Recently, I was asked to critique several hospital Web sites. I was pretty jazzed about doing this. I've been in hospital marketing for over 20 years. I thought I could pick up some new and exciting ideas.
Yawn! Instead of innovation and excitement, most hospitals seem to lean toward imitation. All the sites not only look alike, their content is depressingly similar. Instead of telling me anything new about their organizations, these sites post the same general information about heart disease, stroke, and breast cancer and the same battery of health-risk-assessment self-tests.
I'll make you a bet. If you're reading this column in the U.S., go to your community hospital's Web site. Click on "your health" or a similarly themed navigation button. I'll bet you'll read something about the signs and symptoms of heart attack. Don't get me wrong. That's good information. But how many sites even bother to add something original to that canned piece? How many add a quote from their own doctors? How many expend the energy to provide a link to a list of their cardiologists? Most canned content allows you to personalize, but few purchasers take the time to make it their own.
The Attack of Canned Content is nothing new in healthcare. Ten years ago, the same purveyors of canned Web content barraged the online field with canned newsletters, magazines, and brochures. Some healthcare marketers bought into it. A few of us rebelled. We recognized that differentiation -- and expending our energies on the pursuit of differentiation -- would ultimately benefit our organizations.
I don't mean to put down those health content, personal health pages, and ask-the-doc programs on the Web. They can be engaging and informative, and I'm sure they've actually helped consumers make better healthcare decisions. MayoClinic.com, for example, does a nice job of providing useful health tools and information.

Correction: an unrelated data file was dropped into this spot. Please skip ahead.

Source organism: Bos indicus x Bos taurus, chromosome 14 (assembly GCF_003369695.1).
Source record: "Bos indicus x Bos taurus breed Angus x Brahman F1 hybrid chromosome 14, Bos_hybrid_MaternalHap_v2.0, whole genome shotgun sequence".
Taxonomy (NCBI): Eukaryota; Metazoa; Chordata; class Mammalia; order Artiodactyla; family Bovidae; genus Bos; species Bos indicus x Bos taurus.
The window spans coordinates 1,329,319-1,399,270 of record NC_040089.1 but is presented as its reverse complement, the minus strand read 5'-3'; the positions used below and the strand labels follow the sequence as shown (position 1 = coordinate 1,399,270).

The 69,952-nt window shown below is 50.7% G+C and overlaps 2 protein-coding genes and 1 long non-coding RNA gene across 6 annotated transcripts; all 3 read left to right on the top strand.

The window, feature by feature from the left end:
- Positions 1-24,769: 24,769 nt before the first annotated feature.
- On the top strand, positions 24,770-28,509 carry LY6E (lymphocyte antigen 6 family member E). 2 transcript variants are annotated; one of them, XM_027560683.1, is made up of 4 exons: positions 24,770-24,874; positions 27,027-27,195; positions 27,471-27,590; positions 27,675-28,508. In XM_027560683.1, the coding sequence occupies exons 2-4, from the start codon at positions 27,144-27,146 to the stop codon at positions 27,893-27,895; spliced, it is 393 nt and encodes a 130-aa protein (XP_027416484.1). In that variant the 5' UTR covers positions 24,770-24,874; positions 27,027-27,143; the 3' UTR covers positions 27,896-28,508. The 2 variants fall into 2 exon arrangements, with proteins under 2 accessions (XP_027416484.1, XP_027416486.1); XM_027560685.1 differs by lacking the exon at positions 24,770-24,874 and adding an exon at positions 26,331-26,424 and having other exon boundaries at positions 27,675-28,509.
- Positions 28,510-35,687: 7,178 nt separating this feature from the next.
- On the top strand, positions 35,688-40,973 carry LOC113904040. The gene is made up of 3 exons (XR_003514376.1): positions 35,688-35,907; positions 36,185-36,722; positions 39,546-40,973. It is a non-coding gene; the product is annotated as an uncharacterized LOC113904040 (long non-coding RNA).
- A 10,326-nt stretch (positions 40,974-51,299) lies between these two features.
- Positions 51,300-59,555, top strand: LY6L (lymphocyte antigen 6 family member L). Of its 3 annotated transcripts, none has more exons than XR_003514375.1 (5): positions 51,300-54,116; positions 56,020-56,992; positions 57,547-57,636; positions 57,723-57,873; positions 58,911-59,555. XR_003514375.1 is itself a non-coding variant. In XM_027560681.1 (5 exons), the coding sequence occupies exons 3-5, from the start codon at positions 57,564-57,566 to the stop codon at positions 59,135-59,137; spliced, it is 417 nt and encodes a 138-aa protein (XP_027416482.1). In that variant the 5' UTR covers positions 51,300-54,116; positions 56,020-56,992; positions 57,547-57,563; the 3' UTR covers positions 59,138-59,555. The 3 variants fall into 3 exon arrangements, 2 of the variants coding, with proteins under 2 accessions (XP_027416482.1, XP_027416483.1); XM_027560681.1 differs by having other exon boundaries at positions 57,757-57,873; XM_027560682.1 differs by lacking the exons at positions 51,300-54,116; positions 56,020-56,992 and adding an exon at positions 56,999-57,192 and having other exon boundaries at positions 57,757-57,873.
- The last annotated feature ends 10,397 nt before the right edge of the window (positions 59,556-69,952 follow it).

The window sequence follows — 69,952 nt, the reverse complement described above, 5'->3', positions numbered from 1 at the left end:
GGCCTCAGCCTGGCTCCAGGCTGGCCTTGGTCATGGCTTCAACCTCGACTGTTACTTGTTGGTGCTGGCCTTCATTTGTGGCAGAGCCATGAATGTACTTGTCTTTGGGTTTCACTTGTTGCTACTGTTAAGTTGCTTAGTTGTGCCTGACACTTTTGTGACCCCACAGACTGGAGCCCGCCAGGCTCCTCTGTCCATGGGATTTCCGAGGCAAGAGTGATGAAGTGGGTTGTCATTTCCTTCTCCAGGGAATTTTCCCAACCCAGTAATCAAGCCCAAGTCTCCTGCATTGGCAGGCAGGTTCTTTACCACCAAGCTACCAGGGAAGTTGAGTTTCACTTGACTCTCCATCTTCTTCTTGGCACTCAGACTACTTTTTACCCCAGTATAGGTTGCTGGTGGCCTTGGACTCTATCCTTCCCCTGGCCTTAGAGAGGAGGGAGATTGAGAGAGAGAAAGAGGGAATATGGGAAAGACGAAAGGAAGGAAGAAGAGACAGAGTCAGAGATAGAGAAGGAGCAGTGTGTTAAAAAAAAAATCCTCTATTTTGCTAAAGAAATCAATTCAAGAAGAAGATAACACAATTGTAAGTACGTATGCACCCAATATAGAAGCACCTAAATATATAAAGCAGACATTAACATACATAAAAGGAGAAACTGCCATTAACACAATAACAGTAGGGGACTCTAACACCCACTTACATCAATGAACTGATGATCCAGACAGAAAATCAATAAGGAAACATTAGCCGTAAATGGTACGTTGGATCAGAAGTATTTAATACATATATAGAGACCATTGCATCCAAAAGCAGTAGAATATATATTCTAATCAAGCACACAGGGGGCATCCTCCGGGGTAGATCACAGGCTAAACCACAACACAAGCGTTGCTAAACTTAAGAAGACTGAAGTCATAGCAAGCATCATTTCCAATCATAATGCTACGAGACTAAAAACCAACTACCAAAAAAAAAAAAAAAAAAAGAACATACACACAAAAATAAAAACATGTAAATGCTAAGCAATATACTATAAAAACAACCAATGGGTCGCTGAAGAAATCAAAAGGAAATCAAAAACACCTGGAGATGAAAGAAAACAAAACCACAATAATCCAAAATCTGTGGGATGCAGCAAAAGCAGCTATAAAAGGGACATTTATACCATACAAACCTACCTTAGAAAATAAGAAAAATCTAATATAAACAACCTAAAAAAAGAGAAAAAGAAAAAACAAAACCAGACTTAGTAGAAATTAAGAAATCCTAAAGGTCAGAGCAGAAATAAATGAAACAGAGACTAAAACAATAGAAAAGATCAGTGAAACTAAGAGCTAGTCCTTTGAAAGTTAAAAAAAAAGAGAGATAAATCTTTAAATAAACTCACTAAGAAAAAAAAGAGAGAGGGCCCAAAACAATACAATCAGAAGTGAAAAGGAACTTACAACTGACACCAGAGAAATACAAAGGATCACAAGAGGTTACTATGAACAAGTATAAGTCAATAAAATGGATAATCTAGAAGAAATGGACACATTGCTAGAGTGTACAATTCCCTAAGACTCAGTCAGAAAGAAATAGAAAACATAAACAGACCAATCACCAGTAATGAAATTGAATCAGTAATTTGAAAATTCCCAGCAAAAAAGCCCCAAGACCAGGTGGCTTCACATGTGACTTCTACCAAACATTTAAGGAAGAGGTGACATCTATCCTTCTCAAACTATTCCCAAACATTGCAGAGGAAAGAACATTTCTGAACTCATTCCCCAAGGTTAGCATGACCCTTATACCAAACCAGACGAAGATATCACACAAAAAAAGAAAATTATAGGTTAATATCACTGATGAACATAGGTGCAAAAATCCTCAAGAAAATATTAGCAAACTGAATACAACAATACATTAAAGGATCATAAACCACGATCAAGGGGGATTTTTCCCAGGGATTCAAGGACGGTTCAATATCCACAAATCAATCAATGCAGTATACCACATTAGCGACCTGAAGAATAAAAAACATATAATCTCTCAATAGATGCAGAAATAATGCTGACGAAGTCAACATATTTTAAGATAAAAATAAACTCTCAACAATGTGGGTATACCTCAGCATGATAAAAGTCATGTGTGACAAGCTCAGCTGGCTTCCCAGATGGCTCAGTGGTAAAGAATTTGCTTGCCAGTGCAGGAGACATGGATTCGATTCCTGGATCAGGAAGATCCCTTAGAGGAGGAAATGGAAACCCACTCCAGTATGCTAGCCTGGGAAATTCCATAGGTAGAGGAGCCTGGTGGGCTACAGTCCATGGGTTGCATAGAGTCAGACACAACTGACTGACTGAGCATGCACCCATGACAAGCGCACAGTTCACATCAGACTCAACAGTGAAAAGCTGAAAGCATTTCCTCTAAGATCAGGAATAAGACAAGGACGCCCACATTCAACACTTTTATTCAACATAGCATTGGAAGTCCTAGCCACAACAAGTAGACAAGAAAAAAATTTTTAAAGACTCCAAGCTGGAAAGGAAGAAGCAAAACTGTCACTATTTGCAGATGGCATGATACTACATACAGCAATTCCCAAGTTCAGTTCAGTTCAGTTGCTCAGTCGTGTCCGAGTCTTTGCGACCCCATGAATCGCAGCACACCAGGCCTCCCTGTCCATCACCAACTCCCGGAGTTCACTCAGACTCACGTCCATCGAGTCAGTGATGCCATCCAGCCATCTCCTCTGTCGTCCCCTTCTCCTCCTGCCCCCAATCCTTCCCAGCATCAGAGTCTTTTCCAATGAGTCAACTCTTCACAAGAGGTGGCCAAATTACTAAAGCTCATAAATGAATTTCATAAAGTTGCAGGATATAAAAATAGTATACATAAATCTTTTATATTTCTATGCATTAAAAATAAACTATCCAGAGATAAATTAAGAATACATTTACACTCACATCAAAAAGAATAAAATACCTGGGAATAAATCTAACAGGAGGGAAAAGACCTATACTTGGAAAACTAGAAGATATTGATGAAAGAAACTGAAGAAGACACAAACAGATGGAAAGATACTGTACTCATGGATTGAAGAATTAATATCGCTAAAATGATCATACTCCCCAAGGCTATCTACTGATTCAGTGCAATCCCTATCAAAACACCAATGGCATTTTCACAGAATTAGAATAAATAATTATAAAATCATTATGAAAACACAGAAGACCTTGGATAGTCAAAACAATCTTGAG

But Mayo Clinic is Mayo Clinic. From L.A. to Boston, people know the name. Most hospitals and healthcare organizations don't have the luxury of promoting such a well-known entity. For them, the name of the pursuit should be talking up their unique qualities. At the very least, they should add a personal touch to canned content.
I have a few theories on why healthcare routinely reverts to canned content:
All you folks who don't work in hospitals (I'll bet that's 99 percent of you) can learn a lesson from this rant. Canned content providers run rampant in other fields (banking and investing have their share).
Do I have hope for my field? Absolutely! Believe it or not, a hospital is a fascinating place for marketers. It's where skilled professionals give their all to relieving the pain of others. It's where people often get a second chance at life. And it's where new lives start, sometimes despite amazing odds.
A skilled marketer can provide pages and pages of content about unique happenings at each of America's hospitals. A not-so-skilled marketer can make it all seem very humdrum.
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Susan Solomon is the executive director of marketing and public relations for Memorial Health Services, a five-hospital health system in Southern California. In this capacity, she manages promotional activities for both traditional and new media. Susan is also a marketing communications instructor at the University of California, Irvine; California State University, Fullerton; and the University of California, Los Angeles.
March 19, 2014